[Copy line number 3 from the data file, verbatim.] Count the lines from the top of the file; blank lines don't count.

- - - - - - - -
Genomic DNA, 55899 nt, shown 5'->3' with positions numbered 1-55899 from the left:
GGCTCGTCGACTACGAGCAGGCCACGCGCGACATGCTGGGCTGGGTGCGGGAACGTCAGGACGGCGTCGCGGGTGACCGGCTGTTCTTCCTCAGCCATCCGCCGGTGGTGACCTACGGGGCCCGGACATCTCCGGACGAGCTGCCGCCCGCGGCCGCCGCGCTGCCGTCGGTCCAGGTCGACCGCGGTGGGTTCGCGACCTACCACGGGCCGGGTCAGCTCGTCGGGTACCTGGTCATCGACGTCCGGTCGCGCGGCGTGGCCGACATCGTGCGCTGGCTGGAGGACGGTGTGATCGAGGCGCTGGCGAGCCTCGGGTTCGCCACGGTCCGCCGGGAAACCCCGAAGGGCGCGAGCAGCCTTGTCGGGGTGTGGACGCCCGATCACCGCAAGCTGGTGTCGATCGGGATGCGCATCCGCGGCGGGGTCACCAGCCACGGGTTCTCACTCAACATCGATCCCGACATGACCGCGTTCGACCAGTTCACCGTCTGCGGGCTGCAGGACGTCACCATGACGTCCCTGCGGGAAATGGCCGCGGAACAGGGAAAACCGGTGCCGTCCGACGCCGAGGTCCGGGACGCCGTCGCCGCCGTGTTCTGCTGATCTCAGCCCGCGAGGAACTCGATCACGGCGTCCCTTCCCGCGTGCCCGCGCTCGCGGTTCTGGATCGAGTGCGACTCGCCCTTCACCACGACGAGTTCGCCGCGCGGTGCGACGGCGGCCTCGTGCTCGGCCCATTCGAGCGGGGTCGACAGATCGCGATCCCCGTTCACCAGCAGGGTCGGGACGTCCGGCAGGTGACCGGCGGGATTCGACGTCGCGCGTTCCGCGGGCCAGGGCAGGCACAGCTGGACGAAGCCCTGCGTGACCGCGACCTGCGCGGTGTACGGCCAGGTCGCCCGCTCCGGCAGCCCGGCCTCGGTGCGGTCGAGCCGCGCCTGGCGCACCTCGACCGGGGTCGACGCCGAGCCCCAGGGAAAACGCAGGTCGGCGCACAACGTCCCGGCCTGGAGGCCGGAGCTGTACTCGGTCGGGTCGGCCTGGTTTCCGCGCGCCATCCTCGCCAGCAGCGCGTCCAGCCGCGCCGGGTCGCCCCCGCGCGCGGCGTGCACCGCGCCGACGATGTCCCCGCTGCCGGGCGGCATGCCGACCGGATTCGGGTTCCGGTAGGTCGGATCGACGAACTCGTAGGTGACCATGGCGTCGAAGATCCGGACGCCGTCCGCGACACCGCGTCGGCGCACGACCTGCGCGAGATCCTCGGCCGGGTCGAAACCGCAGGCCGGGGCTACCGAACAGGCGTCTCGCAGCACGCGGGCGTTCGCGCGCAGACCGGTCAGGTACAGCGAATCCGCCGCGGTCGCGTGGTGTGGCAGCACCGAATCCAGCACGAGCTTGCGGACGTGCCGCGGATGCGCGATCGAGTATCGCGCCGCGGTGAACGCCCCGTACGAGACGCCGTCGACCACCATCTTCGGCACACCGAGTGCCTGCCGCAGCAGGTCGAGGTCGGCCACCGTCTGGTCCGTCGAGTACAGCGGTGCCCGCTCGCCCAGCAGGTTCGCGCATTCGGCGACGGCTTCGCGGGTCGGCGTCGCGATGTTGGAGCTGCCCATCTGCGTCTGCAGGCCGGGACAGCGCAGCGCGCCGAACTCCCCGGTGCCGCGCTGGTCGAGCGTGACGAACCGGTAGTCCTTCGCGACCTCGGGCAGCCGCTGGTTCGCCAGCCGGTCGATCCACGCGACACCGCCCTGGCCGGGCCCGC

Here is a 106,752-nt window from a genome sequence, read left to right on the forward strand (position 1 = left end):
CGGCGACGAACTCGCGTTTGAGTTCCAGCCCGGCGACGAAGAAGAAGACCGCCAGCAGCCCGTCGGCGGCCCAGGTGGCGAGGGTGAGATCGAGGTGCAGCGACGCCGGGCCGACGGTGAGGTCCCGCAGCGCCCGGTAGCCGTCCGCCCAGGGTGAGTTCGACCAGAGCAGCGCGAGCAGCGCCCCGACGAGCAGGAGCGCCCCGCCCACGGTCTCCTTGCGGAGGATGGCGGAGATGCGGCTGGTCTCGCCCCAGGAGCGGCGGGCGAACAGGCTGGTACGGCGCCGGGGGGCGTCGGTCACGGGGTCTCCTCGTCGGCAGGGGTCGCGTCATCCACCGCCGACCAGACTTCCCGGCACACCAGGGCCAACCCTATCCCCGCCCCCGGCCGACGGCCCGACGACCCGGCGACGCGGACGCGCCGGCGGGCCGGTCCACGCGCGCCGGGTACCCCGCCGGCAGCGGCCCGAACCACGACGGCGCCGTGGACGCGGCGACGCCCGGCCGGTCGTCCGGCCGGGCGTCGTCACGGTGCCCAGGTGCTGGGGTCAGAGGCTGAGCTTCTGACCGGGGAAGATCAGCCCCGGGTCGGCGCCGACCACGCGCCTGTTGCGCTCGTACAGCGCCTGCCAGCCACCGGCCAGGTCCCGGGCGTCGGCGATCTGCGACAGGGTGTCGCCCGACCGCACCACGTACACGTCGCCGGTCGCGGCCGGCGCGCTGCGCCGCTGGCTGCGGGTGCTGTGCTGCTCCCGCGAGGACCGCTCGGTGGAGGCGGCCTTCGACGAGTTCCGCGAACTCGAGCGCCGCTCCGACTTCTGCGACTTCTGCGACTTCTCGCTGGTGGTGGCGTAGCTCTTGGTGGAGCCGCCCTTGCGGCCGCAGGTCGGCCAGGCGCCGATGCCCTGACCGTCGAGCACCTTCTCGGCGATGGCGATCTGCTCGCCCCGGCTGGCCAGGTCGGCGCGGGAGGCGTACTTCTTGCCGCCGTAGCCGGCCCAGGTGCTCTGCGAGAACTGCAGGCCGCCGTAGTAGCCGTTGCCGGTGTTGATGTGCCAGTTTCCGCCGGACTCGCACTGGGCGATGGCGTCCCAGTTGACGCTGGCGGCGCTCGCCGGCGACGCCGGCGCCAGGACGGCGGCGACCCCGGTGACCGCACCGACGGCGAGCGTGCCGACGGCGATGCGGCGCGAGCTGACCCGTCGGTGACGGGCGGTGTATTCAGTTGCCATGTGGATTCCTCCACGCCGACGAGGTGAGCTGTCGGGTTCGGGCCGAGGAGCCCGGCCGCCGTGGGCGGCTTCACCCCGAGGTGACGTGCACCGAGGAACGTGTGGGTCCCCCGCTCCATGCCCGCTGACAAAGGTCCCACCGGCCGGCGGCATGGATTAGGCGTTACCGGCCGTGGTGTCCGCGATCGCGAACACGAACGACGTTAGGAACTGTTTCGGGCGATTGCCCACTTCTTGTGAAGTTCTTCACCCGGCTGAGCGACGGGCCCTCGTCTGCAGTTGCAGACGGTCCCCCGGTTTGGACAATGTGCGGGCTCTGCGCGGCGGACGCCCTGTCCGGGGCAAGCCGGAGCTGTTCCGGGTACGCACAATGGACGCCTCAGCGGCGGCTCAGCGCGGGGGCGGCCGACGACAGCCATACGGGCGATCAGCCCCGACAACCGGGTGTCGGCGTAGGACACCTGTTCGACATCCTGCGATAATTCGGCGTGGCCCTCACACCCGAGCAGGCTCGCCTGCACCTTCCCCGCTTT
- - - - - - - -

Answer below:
Here is a 106,752-nt window from a genome sequence, read left to right on the forward strand (position 1 = left end):